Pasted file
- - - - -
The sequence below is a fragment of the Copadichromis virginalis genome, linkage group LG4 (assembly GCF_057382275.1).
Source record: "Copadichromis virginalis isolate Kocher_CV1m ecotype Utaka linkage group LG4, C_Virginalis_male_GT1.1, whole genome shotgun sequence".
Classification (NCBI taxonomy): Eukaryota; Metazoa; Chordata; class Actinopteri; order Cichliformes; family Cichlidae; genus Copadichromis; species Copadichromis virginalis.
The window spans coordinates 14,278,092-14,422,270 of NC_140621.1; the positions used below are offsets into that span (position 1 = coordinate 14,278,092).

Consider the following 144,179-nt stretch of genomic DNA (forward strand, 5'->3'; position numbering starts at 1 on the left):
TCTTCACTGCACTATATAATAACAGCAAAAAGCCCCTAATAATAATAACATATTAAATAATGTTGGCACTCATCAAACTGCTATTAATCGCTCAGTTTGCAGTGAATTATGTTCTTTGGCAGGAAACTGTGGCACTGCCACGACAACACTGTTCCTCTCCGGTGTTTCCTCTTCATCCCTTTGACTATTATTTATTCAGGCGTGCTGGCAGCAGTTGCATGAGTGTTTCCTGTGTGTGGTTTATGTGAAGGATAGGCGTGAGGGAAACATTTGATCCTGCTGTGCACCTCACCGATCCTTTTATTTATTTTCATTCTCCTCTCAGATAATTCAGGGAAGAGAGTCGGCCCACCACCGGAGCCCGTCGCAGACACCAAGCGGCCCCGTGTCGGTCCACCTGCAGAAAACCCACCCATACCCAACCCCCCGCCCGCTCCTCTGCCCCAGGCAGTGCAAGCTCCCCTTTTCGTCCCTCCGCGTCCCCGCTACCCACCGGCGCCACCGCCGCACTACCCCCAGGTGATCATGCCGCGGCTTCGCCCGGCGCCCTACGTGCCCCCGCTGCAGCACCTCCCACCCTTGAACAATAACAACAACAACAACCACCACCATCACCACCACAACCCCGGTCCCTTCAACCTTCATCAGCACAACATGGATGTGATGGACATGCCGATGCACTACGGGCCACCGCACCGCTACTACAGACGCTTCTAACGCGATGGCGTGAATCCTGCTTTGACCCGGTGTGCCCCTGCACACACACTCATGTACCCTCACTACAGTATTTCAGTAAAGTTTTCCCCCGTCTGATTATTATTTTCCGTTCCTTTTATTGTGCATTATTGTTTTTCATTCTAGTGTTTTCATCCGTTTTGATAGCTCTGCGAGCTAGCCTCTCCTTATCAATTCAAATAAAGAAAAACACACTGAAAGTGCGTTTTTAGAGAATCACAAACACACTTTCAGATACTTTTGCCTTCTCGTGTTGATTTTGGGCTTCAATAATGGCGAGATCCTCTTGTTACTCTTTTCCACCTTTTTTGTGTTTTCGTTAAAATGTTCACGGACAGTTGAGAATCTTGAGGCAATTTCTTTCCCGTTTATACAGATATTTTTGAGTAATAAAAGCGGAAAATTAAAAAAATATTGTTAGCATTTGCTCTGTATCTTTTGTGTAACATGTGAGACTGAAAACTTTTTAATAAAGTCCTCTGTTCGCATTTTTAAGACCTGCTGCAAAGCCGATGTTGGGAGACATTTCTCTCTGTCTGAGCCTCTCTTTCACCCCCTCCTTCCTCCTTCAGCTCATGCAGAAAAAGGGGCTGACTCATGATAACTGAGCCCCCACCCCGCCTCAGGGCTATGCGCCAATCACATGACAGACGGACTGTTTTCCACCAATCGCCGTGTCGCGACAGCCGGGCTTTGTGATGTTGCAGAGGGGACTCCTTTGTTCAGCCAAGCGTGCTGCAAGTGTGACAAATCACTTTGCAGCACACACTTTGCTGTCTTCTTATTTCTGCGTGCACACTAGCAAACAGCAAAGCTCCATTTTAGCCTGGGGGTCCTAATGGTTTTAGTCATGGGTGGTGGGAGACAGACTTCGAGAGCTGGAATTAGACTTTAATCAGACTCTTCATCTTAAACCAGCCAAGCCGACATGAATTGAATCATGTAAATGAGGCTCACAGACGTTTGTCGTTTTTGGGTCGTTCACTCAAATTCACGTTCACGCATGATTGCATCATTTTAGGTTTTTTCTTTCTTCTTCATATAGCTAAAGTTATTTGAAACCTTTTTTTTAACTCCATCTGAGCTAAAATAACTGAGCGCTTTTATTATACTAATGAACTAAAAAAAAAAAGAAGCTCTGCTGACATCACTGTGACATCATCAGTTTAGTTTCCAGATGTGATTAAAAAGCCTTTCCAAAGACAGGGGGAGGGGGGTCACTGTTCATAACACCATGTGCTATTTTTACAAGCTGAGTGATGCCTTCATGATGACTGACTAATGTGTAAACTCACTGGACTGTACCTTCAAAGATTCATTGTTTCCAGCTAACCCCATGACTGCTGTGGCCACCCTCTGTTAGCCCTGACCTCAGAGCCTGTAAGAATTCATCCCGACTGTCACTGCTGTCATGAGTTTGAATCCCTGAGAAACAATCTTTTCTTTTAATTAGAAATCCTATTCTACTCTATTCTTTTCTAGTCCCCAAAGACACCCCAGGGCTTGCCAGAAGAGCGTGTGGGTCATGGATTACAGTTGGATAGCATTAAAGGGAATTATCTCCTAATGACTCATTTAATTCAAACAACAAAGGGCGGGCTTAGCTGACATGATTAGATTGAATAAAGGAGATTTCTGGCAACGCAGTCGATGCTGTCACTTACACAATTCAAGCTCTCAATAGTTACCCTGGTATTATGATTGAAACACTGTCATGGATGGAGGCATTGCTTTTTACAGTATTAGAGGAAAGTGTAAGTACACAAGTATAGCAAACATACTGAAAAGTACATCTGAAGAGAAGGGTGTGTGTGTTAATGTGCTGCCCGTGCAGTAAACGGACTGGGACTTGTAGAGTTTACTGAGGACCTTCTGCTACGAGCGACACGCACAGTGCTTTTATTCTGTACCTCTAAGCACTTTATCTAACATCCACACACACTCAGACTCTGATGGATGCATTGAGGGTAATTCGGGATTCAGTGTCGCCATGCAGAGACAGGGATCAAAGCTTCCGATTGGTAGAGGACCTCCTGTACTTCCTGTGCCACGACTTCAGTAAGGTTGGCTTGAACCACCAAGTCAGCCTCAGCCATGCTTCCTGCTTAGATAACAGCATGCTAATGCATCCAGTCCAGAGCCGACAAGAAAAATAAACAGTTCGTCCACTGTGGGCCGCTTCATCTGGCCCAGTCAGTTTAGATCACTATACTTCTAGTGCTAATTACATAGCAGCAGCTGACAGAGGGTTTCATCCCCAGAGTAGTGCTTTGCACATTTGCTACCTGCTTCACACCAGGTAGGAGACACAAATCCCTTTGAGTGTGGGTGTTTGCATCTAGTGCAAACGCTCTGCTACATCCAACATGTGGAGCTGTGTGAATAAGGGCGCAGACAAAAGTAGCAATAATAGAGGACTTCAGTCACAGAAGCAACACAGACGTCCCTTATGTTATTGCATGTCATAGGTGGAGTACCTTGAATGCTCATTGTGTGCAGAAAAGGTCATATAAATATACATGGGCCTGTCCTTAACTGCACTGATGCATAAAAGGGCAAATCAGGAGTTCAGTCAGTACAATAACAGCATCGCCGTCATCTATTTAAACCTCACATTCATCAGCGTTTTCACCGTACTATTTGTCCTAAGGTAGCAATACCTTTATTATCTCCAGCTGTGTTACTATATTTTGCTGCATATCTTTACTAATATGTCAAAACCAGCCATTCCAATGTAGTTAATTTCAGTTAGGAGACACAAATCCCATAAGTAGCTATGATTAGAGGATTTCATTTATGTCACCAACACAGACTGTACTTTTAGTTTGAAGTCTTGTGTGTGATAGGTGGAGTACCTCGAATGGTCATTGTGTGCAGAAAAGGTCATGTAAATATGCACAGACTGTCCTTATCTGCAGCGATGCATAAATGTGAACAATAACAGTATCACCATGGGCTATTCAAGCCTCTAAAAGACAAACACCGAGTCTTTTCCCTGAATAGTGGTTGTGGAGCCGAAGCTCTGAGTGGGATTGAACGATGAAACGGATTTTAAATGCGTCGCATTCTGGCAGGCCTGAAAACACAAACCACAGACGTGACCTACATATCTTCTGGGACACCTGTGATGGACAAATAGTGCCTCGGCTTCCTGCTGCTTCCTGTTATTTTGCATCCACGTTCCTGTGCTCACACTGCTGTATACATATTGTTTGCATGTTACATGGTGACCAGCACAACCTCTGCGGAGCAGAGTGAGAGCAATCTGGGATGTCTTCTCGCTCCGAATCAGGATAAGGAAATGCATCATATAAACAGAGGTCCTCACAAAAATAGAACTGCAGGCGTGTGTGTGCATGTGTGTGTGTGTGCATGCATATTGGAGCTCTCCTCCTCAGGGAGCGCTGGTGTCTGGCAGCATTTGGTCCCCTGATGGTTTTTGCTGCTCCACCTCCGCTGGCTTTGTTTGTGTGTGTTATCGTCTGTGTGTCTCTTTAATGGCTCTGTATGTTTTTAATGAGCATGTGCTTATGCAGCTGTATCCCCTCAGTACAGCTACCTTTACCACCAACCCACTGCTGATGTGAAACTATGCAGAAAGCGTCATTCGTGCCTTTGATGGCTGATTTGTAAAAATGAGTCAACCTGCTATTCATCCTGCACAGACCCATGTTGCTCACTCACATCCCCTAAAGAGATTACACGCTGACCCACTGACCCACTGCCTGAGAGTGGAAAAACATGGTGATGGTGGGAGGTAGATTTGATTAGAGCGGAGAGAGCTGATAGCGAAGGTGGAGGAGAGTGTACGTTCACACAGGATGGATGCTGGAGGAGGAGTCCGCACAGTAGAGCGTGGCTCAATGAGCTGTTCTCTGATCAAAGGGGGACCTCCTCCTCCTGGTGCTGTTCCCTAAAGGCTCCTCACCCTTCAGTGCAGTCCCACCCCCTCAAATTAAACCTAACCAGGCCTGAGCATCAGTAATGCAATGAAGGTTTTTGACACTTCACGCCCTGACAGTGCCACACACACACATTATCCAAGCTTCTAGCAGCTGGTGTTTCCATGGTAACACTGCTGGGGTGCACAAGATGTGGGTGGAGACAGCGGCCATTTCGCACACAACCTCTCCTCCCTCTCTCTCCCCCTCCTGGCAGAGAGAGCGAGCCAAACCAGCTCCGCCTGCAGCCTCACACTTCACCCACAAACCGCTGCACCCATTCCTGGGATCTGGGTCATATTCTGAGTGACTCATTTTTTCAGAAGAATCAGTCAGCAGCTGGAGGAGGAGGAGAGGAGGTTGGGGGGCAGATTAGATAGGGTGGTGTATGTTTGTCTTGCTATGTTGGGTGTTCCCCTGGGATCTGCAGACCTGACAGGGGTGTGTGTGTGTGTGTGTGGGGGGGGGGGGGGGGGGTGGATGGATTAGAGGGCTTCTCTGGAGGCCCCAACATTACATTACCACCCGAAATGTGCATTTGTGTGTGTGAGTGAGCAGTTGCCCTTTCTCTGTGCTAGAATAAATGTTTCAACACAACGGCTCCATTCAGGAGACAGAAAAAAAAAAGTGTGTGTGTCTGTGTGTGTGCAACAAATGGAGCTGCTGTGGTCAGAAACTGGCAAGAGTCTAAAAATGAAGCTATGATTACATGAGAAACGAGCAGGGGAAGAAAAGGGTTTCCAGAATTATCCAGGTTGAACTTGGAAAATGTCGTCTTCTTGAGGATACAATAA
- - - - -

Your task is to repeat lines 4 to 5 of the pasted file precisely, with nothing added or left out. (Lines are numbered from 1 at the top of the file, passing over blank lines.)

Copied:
The window spans coordinates 14,278,092-14,422,270 of NC_140621.1; the positions used below are offsets into that span (position 1 = coordinate 14,278,092).

Consider the following 144,179-nt stretch of genomic DNA (forward strand, 5'->3'; position numbering starts at 1 on the left):